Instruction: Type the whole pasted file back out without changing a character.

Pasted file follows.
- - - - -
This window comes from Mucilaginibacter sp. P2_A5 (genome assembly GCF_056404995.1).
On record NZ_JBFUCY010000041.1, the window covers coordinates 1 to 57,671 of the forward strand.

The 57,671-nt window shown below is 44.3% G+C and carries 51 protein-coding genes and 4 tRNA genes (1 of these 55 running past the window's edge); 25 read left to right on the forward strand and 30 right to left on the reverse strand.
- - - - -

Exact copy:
This window comes from Mucilaginibacter sp. P2_A5 (genome assembly GCF_056404995.1).
On record NZ_JBFUCY010000041.1, the window covers coordinates 1 to 57,671 of the forward strand.

The 57,671-nt window shown below is 44.3% G+C and carries 51 protein-coding genes and 4 tRNA genes (1 of these 55 running past the window's edge); 25 read left to right on the forward strand and 30 right to left on the reverse strand.